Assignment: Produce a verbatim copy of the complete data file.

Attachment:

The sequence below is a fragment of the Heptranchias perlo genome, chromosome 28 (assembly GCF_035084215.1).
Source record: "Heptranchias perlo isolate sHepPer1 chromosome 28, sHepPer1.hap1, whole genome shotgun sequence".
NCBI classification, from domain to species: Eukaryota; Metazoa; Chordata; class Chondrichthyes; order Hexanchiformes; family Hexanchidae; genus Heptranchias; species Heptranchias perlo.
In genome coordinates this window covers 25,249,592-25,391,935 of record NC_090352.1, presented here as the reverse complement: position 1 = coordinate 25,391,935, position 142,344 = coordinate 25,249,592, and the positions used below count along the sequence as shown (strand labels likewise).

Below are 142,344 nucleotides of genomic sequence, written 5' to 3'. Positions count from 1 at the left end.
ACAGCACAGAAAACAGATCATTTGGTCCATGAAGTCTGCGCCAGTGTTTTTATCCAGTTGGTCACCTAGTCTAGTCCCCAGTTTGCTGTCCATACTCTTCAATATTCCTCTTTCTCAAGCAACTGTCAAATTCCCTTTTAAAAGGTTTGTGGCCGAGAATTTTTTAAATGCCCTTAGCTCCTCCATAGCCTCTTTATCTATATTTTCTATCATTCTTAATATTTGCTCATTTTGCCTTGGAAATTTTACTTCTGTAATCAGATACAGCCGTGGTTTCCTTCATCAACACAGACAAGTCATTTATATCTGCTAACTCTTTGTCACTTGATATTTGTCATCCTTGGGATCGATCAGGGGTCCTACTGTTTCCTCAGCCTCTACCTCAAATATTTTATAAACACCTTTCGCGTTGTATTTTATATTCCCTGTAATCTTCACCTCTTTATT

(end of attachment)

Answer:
The sequence below is a fragment of the Heptranchias perlo genome, chromosome 28 (assembly GCF_035084215.1).
Source record: "Heptranchias perlo isolate sHepPer1 chromosome 28, sHepPer1.hap1, whole genome shotgun sequence".
NCBI classification, from domain to species: Eukaryota; Metazoa; Chordata; class Chondrichthyes; order Hexanchiformes; family Hexanchidae; genus Heptranchias; species Heptranchias perlo.
In genome coordinates this window covers 25,249,592-25,391,935 of record NC_090352.1, presented here as the reverse complement: position 1 = coordinate 25,391,935, position 142,344 = coordinate 25,249,592, and the positions used below count along the sequence as shown (strand labels likewise).

Below are 142,344 nucleotides of genomic sequence, written 5' to 3'. Positions count from 1 at the left end.
ACAGCACAGAAAACAGATCATTTGGTCCATGAAGTCTGCGCCAGTGTTTTTATCCAGTTGGTCACCTAGTCTAGTCCCCAGTTTGCTGTCCATACTCTTCAATATTCCTCTTTCTCAAGCAACTGTCAAATTCCCTTTTAAAAGGTTTGTGGCCGAGAATTTTTTAAATGCCCTTAGCTCCTCCATAGCCTCTTTATCTATATTTTCTATCATTCTTAATATTTGCTCATTTTGCCTTGGAAATTTTACTTCTGTAATCAGATACAGCCGTGGTTTCCTTCATCAACACAGACAAGTCATTTATATCTGCTAACTCTTTGTCACTTGATATTTGTCATCCTTGGGATCGATCAGGGGTCCTACTGTTTCCTCAGCCTCTACCTCAAATATTTTATAAACACCTTTCGCGTTGTATTTTATATTCCCTGTAATCTTCACCTCTTTATT